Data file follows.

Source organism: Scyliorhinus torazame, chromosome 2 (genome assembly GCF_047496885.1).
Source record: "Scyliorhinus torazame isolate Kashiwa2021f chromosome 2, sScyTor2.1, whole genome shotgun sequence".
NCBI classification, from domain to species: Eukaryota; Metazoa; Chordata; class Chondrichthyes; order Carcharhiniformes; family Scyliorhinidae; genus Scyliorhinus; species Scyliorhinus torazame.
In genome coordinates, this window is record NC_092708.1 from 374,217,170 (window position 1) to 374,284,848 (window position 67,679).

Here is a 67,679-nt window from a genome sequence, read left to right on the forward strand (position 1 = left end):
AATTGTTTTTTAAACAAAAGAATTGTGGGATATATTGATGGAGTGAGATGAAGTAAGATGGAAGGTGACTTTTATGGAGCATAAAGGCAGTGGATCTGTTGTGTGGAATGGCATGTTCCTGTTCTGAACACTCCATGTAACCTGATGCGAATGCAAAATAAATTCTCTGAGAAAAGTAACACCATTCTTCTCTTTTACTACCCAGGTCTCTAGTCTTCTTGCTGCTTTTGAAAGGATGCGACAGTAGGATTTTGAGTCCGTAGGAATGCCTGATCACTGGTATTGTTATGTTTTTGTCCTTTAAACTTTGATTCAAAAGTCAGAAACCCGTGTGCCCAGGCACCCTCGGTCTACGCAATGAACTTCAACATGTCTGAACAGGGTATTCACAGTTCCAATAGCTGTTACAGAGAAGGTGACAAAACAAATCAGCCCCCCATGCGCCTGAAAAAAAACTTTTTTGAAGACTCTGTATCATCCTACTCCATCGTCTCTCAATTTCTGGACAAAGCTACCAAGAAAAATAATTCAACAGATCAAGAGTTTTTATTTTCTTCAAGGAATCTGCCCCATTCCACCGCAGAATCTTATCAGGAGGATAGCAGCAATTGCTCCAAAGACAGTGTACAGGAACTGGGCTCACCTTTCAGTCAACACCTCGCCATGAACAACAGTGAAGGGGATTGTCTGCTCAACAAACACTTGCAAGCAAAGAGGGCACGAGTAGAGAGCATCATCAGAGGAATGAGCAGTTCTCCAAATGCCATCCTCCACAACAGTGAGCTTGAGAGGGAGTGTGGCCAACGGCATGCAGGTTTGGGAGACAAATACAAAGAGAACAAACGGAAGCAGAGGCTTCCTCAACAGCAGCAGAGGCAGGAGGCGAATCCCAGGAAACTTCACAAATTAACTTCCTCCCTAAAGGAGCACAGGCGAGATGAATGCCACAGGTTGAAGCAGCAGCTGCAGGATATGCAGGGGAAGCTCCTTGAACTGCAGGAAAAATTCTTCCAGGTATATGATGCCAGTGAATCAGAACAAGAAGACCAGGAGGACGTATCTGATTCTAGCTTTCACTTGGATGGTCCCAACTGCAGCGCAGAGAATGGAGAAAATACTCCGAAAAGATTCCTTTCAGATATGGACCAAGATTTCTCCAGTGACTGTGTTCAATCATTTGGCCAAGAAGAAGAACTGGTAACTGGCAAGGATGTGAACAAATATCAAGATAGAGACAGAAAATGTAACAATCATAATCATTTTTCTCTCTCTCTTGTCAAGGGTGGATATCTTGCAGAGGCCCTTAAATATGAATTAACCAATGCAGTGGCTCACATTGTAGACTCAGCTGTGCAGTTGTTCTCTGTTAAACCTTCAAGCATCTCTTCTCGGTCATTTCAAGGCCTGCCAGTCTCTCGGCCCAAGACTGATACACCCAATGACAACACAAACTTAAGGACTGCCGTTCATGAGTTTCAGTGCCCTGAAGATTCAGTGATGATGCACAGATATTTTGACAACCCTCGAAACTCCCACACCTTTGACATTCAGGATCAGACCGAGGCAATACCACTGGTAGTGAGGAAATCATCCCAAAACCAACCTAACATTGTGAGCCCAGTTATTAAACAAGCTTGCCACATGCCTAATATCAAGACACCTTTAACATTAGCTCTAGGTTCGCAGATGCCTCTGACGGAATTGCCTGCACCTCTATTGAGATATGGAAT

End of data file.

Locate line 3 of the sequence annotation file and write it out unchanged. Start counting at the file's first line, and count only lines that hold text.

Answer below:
NCBI classification, from domain to species: Eukaryota; Metazoa; Chordata; class Chondrichthyes; order Carcharhiniformes; family Scyliorhinidae; genus Scyliorhinus; species Scyliorhinus torazame.